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Dear Workforce What Does Absenteeism Cost How Do I Address Tardiness

Absenteeism results in $600 annually in direct costs; more if you add in various snowball-effect expenses and losses. Addressing tardiness may need to begin with your EAP.
November 8, 2000
Related Topics: Attendance, Dear Workforce

Dear Workforce:

What is the most recent estimated cost of absenteeism in the workplace?Similar to that, what can I do to address tardiness? I haven’t gotten resultsthrough coaching, dialogue, or a flexible schedule. Thanks.

--Antonio, weekend supervisor, Wisconsin

A Dear Antonio:

First, Absenteeism: According to CCH, unscheduled absenteeism can costup to an average of $602 per employee per year, not including indirect costssuch as overtime pay for other employees, hiring temps, missed deadlines, lostsales, sinking morale and lower productivity.

Indirect costs can add up to 25% to the direct costs (Employee BenefitNews, Dec. '99, and HR News, 11-99).

In a survey of 11 U.S. based telecommunications companies, 72 cents of everydollar ofcosts related to employee absence stemmed from lost productivity,rather than such hard costs as health care and disability benefits (BusinessInsurance, July 10, 2000).

On to addressing the tardiness problem: If the employer has an EAPbenefit, the logical next step would be to mandate counseling. At this point,the company should have determined to its satisfaction that the problem is notrelated to an ADA issues, or that of another federal act.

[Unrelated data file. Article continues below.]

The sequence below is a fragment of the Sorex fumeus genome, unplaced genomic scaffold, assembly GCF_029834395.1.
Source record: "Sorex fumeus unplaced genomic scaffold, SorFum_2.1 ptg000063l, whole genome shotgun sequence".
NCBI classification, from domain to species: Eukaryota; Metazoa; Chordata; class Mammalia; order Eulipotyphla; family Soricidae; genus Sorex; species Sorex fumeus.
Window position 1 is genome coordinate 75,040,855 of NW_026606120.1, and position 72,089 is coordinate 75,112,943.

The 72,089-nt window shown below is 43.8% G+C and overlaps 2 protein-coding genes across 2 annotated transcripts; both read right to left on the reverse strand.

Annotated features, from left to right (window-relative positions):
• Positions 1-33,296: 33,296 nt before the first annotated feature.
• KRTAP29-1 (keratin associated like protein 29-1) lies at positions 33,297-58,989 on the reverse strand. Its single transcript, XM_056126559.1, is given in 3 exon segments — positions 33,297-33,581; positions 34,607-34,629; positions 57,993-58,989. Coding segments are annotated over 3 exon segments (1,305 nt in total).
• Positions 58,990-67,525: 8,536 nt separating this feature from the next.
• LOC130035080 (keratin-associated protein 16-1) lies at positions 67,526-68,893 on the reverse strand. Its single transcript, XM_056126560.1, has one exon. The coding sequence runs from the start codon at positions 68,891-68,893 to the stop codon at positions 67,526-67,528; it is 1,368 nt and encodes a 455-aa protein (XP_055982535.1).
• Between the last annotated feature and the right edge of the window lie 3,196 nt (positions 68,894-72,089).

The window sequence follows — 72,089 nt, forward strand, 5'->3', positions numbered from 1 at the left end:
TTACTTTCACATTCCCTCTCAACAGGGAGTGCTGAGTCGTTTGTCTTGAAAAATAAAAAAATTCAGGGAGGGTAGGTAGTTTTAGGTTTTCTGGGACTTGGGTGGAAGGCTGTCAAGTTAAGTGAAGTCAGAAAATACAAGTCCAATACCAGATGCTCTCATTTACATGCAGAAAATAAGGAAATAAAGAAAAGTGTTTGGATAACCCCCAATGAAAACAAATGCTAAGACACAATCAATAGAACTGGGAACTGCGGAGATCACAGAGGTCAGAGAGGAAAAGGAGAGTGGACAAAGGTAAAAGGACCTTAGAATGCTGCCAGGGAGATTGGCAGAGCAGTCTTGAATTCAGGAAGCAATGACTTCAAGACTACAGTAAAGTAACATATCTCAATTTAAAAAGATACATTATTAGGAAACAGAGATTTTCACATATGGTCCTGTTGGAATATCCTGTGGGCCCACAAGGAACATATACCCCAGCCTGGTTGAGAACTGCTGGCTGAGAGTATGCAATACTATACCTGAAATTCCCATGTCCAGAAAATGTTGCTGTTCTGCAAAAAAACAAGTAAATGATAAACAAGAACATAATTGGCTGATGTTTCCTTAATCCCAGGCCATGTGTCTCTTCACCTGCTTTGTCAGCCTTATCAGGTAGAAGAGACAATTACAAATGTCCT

If EAP counseling fails, the next step in most companies would be documenteddisciplinary action as prescribed by the company's HR procedures/policiesmanual.

Sometimes, this is just the shock necessary to cause the employee to refocuson what the company's standards are, and to face the possibility of having tochoose, eventually, between meeting performance standards and making a change ina job or career.


SOURCE: Work/Life Benefits, Cypress, CA. Jeannine Scott, HR generalist atWork/Life Benefits, wrote the answer about tardiness.

E-mail your Dear Workforce questions to Online Editor Todd Raphael at,along with your name, title, organization and location. Unless you stateotherwise, your identifying information may be used on andin Workforce magazine. We can’t guarantee we’ll be able to answerevery question.


 The information contained in this article is intended to provide useful information on the topic covered, but should not be construed as legal advice or a legal opinion. Also remember that state laws may differ from the federal law.

If you have any questions or concerns about, please email or call 312-676-9900.

The Workforce fax number is 312-676-9901.

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